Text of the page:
Tina Whitegeese (Santa Clara/Pojoaque Pueblos), Community Outreach Coordinator
Q: How did you get involved with Mogro?
A: I was looking for something that would impact Native people in a positive way. MoGro was looking for a champion to help distribute food at the Indian Hospital. Fruits and vegetables are a part of healthy living but, unfortunately, a lot of Native people don’t get enough. We sometimes think about cheaper, faster, more convenient, and not everybody has access, time or resources to grow their own or get fresh food. Many health afflictions—diabetes, heart problems, obesity—get treated with medications, but I like the idea of food as medicine. I really connect with people talking about food, especially the more exotic ones, and how to use them.
Q: How do you see MoGro being most impactful in the communities you serve?
A: We provide access to people who may not otherwise get all this variety of fresh food. We work with small farmers and Native farmers who have more food than they’re able to use or trade with neighbors. They feel good about selling their products to people who really want and need it.
Q: How do you purchase food from Native farmers while respecting that food is not traditionally viewed as a commodity?
A: It doesn’t feel right to charge for something you have bountiful amounts of. I don’t think that’s a strictly Native concept; I think it’s a concept of community. A lot of Native farmers don’t see themselves as commercial farmers; the way their food gets shared is not a cash transaction. We approach them with the idea that if they have enough extra for us to be able to buy and share with others, having people eat their food is healthier and better than from some large commercial enterprise.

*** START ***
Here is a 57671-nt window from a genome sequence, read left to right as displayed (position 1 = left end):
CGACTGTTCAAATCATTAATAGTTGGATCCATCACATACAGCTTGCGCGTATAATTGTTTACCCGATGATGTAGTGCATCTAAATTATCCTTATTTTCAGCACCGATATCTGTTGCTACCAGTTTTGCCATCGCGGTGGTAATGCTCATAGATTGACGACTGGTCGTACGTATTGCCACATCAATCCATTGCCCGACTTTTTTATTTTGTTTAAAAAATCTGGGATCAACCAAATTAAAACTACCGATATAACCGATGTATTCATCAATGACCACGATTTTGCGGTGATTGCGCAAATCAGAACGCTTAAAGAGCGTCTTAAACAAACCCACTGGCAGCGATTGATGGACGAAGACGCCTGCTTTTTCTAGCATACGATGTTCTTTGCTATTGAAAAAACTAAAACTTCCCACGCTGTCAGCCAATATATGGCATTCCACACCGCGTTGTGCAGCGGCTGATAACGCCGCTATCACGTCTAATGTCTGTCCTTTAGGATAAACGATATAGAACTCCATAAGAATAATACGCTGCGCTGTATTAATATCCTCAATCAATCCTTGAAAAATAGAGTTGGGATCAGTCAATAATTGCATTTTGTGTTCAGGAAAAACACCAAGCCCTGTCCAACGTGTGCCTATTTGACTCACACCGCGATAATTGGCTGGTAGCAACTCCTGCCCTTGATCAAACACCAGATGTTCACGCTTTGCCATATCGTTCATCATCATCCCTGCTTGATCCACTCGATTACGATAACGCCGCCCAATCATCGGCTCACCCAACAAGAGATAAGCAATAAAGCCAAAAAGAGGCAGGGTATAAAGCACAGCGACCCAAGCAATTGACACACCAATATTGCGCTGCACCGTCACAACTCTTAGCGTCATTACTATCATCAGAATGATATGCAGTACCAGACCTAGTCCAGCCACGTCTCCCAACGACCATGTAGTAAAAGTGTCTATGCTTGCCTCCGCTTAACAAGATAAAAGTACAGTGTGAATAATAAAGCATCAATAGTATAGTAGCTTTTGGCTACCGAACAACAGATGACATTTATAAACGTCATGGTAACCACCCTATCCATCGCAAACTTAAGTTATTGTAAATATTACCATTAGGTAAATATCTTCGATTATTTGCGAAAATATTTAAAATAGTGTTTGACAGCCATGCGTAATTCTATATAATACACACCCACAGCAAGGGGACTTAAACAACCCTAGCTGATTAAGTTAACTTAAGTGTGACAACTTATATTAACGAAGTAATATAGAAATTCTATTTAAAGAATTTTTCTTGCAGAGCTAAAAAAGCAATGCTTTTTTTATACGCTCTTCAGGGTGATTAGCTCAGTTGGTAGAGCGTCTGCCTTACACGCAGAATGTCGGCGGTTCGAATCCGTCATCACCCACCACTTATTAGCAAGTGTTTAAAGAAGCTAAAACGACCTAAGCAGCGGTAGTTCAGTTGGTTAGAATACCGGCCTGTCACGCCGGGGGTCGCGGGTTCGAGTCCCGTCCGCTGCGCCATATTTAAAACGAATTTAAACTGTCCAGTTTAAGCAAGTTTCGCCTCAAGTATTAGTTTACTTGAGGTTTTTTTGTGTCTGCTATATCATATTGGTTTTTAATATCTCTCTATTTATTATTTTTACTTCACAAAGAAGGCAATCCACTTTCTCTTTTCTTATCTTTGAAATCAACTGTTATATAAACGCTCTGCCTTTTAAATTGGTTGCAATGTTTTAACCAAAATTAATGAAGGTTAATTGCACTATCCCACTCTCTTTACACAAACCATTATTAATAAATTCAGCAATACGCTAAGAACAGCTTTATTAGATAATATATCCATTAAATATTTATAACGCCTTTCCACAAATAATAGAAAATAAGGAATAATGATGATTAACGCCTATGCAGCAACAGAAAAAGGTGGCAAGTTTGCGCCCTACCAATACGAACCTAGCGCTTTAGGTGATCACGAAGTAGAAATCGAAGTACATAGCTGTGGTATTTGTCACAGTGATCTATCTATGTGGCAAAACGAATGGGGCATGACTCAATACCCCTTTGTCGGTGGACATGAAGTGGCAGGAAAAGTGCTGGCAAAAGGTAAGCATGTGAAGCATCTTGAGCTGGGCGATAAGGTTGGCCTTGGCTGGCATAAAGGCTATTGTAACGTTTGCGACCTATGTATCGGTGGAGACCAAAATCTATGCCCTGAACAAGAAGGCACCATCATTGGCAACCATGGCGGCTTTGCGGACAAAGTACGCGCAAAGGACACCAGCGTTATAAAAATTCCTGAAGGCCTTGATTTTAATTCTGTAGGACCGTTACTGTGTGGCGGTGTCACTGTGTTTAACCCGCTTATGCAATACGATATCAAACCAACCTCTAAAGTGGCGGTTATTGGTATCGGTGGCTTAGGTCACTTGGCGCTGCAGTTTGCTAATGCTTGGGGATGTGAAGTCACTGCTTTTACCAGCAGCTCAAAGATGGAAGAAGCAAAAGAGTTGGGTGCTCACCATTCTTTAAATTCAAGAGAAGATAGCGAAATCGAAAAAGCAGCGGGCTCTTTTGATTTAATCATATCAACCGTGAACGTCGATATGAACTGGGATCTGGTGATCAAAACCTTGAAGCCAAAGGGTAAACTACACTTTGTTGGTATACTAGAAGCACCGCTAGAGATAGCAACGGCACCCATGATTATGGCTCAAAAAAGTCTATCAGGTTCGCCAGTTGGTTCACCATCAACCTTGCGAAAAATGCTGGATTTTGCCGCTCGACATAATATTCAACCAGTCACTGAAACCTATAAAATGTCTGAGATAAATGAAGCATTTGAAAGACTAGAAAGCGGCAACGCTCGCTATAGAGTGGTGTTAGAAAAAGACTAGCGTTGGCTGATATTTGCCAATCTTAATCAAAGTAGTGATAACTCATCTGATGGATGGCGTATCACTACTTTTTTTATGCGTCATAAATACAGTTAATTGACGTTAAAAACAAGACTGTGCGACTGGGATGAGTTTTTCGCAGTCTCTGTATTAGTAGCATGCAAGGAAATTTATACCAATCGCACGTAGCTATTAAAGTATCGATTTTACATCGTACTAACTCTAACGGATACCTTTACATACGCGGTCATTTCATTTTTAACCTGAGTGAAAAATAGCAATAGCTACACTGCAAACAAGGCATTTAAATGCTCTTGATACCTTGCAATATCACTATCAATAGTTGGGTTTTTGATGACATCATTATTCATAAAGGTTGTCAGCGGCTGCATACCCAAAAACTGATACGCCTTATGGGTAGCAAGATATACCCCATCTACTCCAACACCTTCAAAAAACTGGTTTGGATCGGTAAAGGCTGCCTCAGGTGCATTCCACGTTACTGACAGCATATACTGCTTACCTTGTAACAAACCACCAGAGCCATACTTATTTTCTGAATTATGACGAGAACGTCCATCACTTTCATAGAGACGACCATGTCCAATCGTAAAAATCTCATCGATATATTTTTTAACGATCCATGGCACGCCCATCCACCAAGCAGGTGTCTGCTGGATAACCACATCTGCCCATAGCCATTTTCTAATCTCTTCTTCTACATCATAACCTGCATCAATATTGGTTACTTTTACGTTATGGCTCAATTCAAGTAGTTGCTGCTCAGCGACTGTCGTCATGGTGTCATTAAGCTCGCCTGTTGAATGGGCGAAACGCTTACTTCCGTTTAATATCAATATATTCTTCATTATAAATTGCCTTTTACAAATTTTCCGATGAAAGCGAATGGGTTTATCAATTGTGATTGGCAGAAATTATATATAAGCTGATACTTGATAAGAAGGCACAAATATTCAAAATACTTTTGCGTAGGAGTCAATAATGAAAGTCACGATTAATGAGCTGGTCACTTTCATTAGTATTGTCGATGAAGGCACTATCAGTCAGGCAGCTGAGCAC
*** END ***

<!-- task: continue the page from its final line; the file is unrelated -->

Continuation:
Q: What barriers does MoGro encounter in getting food from local farmers out to the community?
A: Government regulations around food safety. It can be hard for smaller farmers to get the certifications needed to sell their food. Access is also a challenge. People can’t get to fresh fruits and vegetables in their own communities, so it’s important that we have our distributions where they’re most needed. But we have limited points and times. Variety is a challenge as well. Some weeks and through the winter, all local farmers have is lettuce, so we have to source from outside to get the products our customers want. The higher cost of local foods is also difficult. We provide our fresh fruit and vegetable bags to SNAP recipients at a low cost, so it’s difficult to be sustainable when we’re spending more on products.
Q: Where does MoGro excel?
A: Consistency. We’re always in the same place week after week, so word gets out and people get to know us. Through social media postings, people know to stop by even if they haven’t ordered ahead. We reach out to people who are on food assistance and make sure they have access. Everyone at MoGro has a sincere intent to keep their community healthy with unprocessed fruits and vegetables.
Q: What helps you and MoGro be successful?
A: Funding. Refrigerated trucks, staffing and food all cost money, so it helps support all the work. Relationships are also important. Knowing, as a MoGro Food Champion, who to talk to, and establishing a level of trust that extends, for example, from every patient at the Indian Hospital up through the doctors.
Q: Where would you like to see MoGow in the future?
A: We’d like to get more customers who can afford a full-price bag to help support the price- reduced ones.
Q: What is your one wish for something that would help MoGro?
A: For more people to recognize how important this type of program is and how it makes such a difference for people to have access to fresh fruits and vegetables. I want more people to know that it impacts their neighbors, their patients, whomever, and see that it is a solution.
If you are interested in getting a MoGro bag, call 505-216-8611, email email@example.com or visit www.mogro.net.